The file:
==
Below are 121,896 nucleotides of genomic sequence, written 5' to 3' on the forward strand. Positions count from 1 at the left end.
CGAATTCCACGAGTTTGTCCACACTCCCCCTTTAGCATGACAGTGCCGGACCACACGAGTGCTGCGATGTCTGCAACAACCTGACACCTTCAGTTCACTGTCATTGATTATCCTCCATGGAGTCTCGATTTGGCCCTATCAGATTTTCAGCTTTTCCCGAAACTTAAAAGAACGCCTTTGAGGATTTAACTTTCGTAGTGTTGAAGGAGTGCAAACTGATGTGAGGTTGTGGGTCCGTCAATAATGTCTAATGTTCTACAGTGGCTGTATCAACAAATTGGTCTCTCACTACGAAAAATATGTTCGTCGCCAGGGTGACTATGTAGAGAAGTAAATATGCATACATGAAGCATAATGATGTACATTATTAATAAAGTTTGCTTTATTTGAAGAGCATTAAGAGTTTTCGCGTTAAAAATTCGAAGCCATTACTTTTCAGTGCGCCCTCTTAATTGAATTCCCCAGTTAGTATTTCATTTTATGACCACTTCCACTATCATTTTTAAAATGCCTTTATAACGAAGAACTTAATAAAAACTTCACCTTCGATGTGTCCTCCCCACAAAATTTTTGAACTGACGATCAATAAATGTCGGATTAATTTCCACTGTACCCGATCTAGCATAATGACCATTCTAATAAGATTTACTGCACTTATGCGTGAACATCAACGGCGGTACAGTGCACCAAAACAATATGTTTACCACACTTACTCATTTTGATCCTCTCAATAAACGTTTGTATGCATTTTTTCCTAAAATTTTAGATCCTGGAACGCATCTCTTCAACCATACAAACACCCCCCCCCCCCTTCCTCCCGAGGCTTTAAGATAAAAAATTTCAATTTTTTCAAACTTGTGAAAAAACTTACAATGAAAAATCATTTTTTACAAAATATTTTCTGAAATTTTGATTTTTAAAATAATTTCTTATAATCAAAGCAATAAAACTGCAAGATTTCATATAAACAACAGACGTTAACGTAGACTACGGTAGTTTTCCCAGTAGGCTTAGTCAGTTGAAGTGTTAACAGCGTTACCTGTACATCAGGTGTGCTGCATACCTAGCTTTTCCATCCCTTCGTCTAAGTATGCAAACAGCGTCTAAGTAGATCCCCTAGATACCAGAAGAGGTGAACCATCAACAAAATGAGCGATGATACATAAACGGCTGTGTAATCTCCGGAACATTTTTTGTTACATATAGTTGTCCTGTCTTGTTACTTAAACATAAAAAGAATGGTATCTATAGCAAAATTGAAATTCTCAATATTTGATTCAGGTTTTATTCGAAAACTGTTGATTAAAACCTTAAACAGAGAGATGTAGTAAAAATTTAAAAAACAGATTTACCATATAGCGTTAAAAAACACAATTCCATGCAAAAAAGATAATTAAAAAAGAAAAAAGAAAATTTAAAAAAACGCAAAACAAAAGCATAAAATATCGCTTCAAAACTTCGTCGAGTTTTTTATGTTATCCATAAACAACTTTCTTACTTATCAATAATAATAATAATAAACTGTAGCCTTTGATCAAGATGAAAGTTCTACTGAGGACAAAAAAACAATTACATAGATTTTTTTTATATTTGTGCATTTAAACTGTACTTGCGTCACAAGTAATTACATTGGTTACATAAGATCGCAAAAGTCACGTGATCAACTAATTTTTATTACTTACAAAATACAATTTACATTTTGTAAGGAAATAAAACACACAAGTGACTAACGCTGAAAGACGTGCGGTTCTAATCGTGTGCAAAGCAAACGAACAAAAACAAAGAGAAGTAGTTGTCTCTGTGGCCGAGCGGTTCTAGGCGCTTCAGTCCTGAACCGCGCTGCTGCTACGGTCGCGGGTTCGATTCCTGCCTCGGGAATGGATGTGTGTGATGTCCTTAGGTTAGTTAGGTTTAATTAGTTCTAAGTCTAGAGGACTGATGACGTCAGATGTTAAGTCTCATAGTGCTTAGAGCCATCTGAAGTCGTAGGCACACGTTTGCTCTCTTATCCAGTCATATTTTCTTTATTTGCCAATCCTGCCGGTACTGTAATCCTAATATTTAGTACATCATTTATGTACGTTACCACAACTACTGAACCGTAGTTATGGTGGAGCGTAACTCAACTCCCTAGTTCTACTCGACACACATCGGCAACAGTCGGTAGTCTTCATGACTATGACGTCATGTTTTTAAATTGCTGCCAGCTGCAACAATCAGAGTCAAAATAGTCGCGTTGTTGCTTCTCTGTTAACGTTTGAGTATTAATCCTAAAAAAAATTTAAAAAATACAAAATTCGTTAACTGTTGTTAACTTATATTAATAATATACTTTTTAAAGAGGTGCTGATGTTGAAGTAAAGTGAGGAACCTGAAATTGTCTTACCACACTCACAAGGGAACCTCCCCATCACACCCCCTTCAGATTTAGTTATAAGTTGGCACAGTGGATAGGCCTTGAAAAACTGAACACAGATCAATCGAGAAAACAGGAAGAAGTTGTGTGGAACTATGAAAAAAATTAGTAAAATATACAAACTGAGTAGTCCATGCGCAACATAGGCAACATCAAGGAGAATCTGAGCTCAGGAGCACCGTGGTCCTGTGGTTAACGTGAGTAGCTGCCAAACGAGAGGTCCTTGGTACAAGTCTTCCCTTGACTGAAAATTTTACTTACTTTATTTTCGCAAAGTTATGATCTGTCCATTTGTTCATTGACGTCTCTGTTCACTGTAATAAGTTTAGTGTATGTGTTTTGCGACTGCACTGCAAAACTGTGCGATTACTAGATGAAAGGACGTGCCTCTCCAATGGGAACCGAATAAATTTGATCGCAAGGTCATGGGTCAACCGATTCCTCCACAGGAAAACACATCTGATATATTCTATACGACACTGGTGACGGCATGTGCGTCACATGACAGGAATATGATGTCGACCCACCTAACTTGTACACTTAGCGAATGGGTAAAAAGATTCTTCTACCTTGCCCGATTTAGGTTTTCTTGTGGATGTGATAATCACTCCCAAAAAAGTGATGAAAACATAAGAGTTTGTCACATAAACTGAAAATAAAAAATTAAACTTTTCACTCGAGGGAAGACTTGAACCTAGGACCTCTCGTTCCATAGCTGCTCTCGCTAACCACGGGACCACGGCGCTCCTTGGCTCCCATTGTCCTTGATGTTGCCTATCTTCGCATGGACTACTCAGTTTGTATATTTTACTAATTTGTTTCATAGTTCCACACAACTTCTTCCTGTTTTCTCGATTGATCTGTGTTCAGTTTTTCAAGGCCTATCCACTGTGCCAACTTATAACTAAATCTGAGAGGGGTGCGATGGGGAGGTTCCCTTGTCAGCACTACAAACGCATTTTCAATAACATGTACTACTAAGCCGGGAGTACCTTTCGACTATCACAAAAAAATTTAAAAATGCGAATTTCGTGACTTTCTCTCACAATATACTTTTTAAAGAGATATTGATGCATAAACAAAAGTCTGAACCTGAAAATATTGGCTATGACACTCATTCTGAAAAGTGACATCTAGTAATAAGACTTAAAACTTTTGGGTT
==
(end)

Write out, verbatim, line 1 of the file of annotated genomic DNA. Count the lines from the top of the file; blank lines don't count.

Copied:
Below are 121,896 nucleotides of genomic sequence, written 5' to 3' on the forward strand. Positions count from 1 at the left end.